David Coates / The Detroit News / AP Photo

UAW threatens strike at Fiat Chrysler

UAW members are planning to strike Fiat Chrysler – the first work stoppage since 2007

United Auto Workers (UAW) members are planning to strike at Fiat Chrysler Automobiles (FCA) U.S. plants as soon as 11:59 p.m. Wednesday, the first work stoppage since 2007, threatening to bring manufacturing to a halt.

A strike at its U.S. operations could cost the automaker $40 million a week in operating profit, said Sean McAlinden, chief economist with the Center for Automotive Research.

Workers at several plants in Kokomo, Indiana, and at least one in Michigan received notices to be ready to strike but it was not clear whether all Fiat Chrysler plants would be involved.

“FCA US confirms that it has received strike notification from the UAW,” the company said in a statement Tuesday, reported the Detroit Free Press. “The company continues to work with the UAW in a constructive manner to reach a new agreement,” the statement continues, suggesting talks continued at some level.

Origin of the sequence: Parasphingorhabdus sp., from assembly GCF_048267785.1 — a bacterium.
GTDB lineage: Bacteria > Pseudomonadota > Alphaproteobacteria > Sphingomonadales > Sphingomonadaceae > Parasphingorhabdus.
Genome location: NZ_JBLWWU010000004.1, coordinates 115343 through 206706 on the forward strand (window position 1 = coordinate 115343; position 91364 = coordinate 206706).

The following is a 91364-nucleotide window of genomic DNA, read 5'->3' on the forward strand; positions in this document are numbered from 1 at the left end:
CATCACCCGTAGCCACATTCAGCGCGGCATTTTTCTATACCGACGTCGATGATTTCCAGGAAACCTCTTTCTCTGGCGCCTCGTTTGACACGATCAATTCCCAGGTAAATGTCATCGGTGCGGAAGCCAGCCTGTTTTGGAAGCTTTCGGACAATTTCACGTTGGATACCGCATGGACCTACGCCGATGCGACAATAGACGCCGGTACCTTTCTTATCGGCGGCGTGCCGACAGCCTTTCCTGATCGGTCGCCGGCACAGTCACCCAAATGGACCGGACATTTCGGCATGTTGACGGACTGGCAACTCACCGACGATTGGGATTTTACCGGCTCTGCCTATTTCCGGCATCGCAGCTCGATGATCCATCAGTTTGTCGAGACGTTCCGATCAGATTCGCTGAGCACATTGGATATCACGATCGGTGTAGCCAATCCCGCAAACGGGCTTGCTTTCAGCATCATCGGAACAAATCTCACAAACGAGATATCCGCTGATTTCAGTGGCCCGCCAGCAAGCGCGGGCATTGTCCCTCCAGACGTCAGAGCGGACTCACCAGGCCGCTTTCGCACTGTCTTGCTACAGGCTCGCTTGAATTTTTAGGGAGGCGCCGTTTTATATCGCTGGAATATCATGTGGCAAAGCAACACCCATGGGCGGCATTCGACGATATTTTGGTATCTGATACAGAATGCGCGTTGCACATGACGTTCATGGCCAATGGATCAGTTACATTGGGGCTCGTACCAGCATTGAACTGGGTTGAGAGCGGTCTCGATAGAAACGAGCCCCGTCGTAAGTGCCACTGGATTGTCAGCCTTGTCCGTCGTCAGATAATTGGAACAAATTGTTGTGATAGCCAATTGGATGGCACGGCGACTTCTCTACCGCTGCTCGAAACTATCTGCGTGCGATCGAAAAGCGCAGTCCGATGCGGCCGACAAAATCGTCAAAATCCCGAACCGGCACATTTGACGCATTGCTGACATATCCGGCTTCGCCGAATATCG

Kristin Dziczek, labor analyst with the Center for Automotive Research, said the last time the UAW took the company, then known as Chrysler, out on strike it was in 2007. That strike, in the second week of October, lasted six hours.

The strike weapon was not available to the UAW until this year for Fiat Chrysler or General Motors as part of the 2009 government-sponsored bankruptcies at those companies. The union's four-year contracts with all three automakers expired on Sept. 14, but workers have remained on the job under a contract extension.

Union members overwhelmingly rejected a tentative agreement with the company last week, with members calling for an end to a two-tier pay structure, more specific guarantees of new vehicles for U.S. factories and a return of cost-of-living pay raises that the union gave up to help the company in bad times.

Sixty-five percent of FCA's union workers voted against the four-year deal. UAW President Dennis Williams said after the rejection that he would return to the bargaining table with Fiat Chrysler in an effort to get a deal that would be ratified. The union represents about 40,000 workers mainly at 23 FCA factories in the Midwest.

Arthur Schwartz, a labor consultant and former negotiator with GM, said, “This is the union's play now. It is up to them what happens.”

Schwartz said UAW President Dennis Williams would not want a lengthy strike because of the pain it could inflict on his members and Fiat Chrysler.

“Chrysler is not in great financial shape, no matter what the UAW members may think,” he said. “The company is the weakest of the (Detroit Three) so a long strike would hurt them.”

Al Jazeera with wire services

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